Limited work has been done in investigating the role that phages play in the ecology of Salmonella Typhi. The abundance and diversity of Typhi phages in terms of the killing spectrum and the genetic sequences highlight that Typhi bacteriophages are likely to play an important role in determining the spread and seasonality of Salmonella Typhi. Additionally, certain genotypes of Salmonella Typhi (such as 1.2.1, 2.2 and are more resistant to phages vs others (such as, 4.3.1 and 2.5). The molecular basis of the observed differences in phage resistance amongst different genotypes may be due to differences in receptor sequences and/or modifications, or presence of phage defense systems (such as CRISPR-Cas). Future studies addressing these questions may be helpful in determining the impact phages have on the circulating Salmonella Typhi population [27,28]. Additionally, with rising antimicrobial drug resistance, renewed research on Typhi phages might provide alternate therapeutics for clinical development.

The results in this study should be interpreted within the context of the following limitations. First, the number of samples obtained does not fully represent the number of water bodies present in Dhaka or Mirzapur. Second, no water sampling could be conducted from July-August during the study period due to monsoon-associated floods. Third, all phage amplification steps were done using Salmonella Typhi strain BRD948, and hence phages that do not infect this strain were missed. In future studies, a derivative of this strain could be developed with no restriction modification or phage defense systems. This would increase the number of phages identified. Fourth, sewage samples were underrepresented in Mirzapur due to lack of a sewage system in many rural areas. Finally, comparison with the PCR-based assays will be required to identify the specificity and sensitivity of phage detection. Expansion of this study to other regions of Bangladesh where clinical data is available will help in resolving some of these limitations. It would also be helpful to examine temporal trends in phage positivity and how these trends correlate with the seasonality of typhoid fever.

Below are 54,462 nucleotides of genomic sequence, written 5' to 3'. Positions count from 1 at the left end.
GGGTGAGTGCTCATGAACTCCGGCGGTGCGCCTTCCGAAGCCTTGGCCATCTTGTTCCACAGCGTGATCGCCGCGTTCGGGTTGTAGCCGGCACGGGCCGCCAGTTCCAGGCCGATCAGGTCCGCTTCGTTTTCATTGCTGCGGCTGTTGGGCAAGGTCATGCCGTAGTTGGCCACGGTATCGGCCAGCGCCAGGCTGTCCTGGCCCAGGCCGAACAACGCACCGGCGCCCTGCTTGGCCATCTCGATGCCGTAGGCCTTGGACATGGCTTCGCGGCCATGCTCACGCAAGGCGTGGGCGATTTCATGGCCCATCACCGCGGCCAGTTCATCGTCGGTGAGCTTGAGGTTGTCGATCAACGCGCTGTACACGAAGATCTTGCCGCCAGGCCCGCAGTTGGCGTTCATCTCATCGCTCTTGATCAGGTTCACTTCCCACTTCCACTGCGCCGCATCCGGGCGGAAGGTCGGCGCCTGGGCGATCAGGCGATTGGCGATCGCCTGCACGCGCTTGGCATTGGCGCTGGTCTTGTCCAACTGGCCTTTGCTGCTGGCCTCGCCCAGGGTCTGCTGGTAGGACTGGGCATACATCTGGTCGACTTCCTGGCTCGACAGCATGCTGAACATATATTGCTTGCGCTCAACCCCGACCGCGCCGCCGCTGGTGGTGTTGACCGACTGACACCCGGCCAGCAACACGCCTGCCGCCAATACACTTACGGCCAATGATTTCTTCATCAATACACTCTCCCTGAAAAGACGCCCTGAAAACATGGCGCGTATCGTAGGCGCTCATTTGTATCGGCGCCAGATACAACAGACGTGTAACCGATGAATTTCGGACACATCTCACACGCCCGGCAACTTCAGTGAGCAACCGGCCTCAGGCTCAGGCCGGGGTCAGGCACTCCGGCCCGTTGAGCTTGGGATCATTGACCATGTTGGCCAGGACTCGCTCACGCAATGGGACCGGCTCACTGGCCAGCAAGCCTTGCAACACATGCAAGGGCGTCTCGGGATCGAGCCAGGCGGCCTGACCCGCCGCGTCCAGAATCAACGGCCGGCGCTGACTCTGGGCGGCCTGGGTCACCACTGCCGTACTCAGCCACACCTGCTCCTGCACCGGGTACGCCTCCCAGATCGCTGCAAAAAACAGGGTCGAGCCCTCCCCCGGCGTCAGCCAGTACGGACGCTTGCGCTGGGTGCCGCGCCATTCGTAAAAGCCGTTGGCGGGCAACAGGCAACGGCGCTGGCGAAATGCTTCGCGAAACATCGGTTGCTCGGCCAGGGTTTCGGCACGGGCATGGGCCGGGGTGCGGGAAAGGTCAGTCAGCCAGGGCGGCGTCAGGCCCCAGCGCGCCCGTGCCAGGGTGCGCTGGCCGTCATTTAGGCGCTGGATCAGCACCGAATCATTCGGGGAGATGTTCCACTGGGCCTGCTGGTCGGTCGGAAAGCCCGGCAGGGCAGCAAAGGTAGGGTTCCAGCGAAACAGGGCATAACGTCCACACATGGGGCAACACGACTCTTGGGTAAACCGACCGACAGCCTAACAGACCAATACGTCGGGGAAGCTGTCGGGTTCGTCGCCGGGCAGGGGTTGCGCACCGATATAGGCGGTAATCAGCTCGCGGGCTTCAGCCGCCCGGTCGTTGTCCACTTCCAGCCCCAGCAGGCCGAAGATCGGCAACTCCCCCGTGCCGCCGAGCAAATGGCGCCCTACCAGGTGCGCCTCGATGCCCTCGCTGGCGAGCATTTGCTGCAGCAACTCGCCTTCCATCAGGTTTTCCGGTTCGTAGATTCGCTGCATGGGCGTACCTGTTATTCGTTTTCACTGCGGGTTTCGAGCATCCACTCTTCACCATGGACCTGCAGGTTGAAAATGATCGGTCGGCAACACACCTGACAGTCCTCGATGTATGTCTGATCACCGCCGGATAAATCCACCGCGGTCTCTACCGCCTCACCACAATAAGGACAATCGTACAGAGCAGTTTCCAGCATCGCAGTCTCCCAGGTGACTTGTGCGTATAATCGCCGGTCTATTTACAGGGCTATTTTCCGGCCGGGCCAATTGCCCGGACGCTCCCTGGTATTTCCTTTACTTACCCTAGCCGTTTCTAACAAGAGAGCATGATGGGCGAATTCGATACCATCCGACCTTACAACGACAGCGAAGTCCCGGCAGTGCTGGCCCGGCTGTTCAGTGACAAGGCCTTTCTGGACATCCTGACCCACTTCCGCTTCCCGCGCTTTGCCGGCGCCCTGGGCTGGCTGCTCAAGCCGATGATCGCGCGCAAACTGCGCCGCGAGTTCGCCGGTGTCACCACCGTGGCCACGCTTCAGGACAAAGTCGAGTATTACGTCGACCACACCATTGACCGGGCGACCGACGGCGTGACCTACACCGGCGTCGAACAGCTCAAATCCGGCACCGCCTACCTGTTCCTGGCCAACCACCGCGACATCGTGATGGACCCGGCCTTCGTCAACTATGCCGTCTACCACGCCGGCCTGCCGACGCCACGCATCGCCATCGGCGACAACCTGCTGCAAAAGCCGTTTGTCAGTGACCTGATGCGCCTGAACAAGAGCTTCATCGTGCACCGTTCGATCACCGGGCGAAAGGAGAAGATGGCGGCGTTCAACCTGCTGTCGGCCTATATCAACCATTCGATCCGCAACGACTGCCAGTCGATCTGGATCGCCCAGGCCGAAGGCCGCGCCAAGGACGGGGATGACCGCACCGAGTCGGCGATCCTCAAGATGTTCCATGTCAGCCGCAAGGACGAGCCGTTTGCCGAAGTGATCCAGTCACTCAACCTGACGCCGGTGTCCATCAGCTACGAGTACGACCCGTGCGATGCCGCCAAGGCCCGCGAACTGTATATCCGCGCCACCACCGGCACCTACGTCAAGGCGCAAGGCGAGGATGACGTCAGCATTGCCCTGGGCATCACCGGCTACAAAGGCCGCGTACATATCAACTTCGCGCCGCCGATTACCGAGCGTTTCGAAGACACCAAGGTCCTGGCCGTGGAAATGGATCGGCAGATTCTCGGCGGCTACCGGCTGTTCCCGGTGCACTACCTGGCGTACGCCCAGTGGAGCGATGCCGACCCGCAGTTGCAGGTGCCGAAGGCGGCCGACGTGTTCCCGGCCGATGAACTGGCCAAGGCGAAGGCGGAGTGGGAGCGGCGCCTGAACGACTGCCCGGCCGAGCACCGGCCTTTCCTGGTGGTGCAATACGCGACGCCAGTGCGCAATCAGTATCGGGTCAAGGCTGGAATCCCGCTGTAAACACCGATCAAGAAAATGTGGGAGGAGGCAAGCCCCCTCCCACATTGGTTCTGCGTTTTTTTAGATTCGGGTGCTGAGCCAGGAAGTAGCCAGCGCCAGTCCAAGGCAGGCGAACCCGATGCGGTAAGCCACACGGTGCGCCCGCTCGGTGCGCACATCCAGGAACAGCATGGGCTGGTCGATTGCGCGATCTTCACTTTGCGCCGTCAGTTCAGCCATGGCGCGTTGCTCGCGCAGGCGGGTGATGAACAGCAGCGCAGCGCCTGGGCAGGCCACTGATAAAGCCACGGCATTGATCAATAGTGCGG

In summary, in this study, we propose a simple, cost-effective, and scalable method for conducting environmental surveillance for typhoid fever. The method uses standard microbiological laboratory infrastructure and techniques to detect Typhi-specific bacteriophages. Environmental phage surveillance can be used to estimate typhoid in other countries, including in Sub-Saharan Africa where limited epidemiological data on typhoid fever is available [29,30]. Environmental phage surveillance may be also applied to map routes of disease transmission by focusing on wastewater/sewage facilities in the region. This tool, combined with traditional blood culture surveillance [31], can generate community-level data to evaluate the impact of interventions including the introduction of TCV, water improvement projects, and sanitation and hygiene systems.

Supporting information

S1 Fig. Restriction fragment length polymorphism (RFLP) assay on 20 phages.

DNA was isolated from phages and was digested with NheI/XbaI. The images before (top left) and after (top right) lane and band identification. The table (bottom) shows the predicted band sizes. Based on the band patterns, different phages were assigned a RFLP-Type.